View From the Top: Reserve fully engaged in overall effort to reinvigorate nuclear enterprise
By Lt. Gen. Charles E. Stenner Jr. , Commander, Air Force Reserve Command
/ Published January 21, 2010
Citizen Airman/Feb 10 -- During my travels and in conversations with senior leaders, I am repeatedly reminded how integral the Air Force Reserve is to the success of the overall Air Force. It is obvious to all that the Total Force is stronger because the Air Force leverages the strengths and capabilities of the three components.
The Air Force's top priority, laid out by Air Force Chief of Staff Gen. Norton Schwartz, is reinvigorating the nuclear enterprise. The Air Force Reserve is fully engaged in this priority. In this issue of Citizen Airman, we highlight Reservists with key leadership roles in reinvigorating the nuclear logistics enterprise.
And that's not the only impact the Reserve is having on moving this Air Force priority forward. We are currently establishing B-52 associate units responsible for both conventional and nuclear missions - just another example of the three-component Air Force meeting our nation's security requirements.
We are a full partner with the regular Air Force and Air National Guard to leverage our strengths and capabilities. Sometimes the public and the media quickly recognize our contributions to the nation's defense. For example, our deployments and sacrifices for the war in Iraq and Afghanistan often are covered on a newspaper's front page.
At other times, Reservists support Air Force priorities with less fanfare, but no less importance. For example, our significant contribution toward the Air Force's No. 1 priority, reinvigorating the nuclear enterprise, receives little fanfare, although it is vital to our nation's defense.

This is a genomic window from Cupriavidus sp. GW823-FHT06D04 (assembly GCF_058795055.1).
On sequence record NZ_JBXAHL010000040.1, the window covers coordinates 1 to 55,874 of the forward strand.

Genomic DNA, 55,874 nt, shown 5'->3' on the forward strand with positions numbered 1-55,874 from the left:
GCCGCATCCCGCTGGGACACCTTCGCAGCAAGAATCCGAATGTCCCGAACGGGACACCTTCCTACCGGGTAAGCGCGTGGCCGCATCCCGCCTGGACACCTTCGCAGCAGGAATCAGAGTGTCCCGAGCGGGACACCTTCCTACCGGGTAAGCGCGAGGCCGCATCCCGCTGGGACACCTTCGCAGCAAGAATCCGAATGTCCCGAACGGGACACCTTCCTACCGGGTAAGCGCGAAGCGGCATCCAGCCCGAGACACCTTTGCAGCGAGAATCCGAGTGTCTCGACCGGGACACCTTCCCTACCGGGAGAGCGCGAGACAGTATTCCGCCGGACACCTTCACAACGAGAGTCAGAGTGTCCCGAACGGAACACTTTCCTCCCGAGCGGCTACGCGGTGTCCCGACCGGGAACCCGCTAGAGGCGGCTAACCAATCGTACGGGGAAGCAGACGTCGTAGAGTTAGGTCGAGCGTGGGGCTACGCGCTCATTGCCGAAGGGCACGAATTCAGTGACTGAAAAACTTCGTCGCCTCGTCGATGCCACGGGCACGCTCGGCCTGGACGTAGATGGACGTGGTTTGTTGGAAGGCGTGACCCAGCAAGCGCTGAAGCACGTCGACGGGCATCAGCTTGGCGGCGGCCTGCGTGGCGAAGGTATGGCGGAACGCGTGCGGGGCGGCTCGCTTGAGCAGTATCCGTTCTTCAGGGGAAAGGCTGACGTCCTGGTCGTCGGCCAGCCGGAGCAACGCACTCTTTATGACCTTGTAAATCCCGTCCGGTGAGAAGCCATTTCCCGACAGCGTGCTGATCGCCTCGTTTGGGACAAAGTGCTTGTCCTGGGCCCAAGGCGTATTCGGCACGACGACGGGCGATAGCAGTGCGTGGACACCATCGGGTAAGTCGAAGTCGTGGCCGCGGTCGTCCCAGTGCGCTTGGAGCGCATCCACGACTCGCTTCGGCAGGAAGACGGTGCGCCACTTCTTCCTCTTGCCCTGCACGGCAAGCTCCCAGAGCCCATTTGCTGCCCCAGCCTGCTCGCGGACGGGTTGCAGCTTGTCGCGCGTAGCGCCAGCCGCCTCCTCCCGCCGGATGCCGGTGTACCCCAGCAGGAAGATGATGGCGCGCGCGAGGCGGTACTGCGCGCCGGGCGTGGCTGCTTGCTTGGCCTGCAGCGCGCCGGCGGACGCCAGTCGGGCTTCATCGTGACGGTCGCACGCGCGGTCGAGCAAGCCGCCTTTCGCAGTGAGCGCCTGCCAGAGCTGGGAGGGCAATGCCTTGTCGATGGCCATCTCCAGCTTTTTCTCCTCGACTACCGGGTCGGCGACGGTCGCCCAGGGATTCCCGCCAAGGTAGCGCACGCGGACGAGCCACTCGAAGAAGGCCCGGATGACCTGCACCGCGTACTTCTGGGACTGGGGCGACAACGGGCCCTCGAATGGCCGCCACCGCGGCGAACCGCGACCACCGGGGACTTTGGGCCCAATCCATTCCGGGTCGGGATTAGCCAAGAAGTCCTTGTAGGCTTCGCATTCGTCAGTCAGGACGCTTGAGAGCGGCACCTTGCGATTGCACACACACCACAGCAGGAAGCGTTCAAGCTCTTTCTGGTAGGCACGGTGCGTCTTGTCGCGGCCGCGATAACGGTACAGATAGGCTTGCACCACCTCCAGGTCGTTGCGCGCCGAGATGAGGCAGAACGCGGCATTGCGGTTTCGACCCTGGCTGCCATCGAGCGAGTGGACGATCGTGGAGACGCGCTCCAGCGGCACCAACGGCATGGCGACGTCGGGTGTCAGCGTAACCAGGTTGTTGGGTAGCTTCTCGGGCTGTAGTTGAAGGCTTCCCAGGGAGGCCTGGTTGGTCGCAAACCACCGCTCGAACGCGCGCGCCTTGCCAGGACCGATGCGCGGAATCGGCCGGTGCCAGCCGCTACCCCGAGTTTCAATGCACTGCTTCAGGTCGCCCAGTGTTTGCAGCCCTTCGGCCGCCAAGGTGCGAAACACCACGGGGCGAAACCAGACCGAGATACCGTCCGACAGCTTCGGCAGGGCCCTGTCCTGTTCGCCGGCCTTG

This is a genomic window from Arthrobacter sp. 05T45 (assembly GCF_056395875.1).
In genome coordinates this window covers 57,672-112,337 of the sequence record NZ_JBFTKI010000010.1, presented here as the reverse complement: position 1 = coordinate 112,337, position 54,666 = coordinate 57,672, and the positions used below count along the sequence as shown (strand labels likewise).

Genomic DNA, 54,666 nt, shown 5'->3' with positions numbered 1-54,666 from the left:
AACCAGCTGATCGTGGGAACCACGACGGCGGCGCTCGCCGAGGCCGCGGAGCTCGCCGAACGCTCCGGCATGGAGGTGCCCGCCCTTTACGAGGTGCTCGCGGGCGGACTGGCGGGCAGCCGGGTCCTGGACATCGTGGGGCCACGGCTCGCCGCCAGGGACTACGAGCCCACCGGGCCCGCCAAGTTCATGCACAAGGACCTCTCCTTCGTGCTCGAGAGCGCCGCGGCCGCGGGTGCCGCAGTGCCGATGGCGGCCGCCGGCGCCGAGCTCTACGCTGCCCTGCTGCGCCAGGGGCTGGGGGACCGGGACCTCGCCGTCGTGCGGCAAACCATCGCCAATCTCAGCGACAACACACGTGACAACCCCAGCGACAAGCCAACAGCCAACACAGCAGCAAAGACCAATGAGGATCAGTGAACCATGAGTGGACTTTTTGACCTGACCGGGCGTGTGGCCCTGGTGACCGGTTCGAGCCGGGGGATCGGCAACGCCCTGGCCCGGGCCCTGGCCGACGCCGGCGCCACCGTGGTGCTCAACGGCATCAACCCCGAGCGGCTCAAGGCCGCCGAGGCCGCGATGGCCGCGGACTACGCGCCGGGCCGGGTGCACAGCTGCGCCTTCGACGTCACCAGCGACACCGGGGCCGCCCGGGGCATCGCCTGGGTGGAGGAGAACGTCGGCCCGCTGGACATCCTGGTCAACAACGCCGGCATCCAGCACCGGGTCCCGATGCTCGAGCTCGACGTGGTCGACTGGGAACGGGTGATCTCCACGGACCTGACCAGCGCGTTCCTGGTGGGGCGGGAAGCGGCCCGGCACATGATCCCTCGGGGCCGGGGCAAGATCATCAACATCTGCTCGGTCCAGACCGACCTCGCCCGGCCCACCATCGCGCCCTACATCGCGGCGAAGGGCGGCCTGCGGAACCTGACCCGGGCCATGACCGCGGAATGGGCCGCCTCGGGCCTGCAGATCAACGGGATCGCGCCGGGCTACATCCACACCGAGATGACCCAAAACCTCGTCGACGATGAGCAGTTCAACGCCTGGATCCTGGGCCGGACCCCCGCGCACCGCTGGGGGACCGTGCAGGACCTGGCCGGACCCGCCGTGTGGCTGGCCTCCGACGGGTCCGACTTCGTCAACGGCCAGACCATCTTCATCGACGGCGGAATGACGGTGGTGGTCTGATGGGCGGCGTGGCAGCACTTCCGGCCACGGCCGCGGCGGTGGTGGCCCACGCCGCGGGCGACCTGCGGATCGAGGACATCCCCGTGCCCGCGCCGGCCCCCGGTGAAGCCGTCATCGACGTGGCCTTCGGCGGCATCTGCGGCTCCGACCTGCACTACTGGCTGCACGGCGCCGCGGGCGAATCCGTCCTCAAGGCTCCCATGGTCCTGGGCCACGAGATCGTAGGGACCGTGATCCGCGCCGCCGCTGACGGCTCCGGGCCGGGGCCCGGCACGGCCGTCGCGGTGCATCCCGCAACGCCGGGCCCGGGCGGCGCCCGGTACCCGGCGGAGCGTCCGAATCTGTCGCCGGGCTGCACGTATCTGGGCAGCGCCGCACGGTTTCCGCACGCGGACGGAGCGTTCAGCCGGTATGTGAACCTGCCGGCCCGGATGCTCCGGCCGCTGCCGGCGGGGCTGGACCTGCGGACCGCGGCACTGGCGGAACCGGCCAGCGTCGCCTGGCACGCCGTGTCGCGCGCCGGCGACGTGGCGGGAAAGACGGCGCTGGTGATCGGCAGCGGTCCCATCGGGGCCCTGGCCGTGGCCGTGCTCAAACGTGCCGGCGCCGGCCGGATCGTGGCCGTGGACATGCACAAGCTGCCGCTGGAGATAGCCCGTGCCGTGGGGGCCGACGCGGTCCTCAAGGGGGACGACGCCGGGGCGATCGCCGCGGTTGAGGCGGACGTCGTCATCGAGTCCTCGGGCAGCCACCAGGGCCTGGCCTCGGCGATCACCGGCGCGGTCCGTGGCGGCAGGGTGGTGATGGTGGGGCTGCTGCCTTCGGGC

At Barksdale Air Force Base, La., the Reserve's 93rd Bomb Squadron quietly transitioned from a conventional combat-coded unit to one with responsibility for the B-52 schoolhouse mission. The 93rd, partnering with its active associate counterpart, the 11th BS, is now responsible for training 100 percent of B-52 crew members in all aspects of their duties, to include the nuclear mission. At the same time, the 917th Wing is standing up as a classic associate unit under the 2nd Bomb Wing. This combat unit will be responsible for the full range of operational B-52 missions, both conventional and nuclear.
These two units, one an active associate and the other a classic associate, are "on-target" Total Force solutions. The key principle when establishing unit associations should be increased mission effectiveness. Efficiency without effectiveness is a non-starter for our component, our service and our nation.
With the right mix of active and reserve-component Airmen, overall mission effectiveness is increased. In the case of these B-52 unit associations, I'm confident that together we are providing our country with better capability than any single component could produce. The stakes are simply too high to do otherwise, especially in the nuclear arena.
Reinvigorating the nuclear enterprise is a Total Force priority and requires a Total Force focus. Leveraging the experience, continuity and dedication of Reservists, the Air Force puts its best and brightest on the nuclear enterprise priority without regard to component.
In the B-52 schoolhouse, we leverage the experience the Reserve possesses to produce trained and certified B-52 crews to meet national security objectives on an on-going basis. The operational B-52 associate unit will capitalize on the continuity and expertise of Reservists to improve the Air Force's ability to conduct both conventional and nuclear missions.
These examples offer just a glimpse into the Reserve's overall contributions to the Air Force's No. 1 priority, and I'm proud our Citizen Airmen are reinvigorating the nuclear enterprise. We continue to demonstrate the benefits of looking to all three components for solutions to our service's needs and leveraging the best attributes of each component. That is a key to our success now and in the future.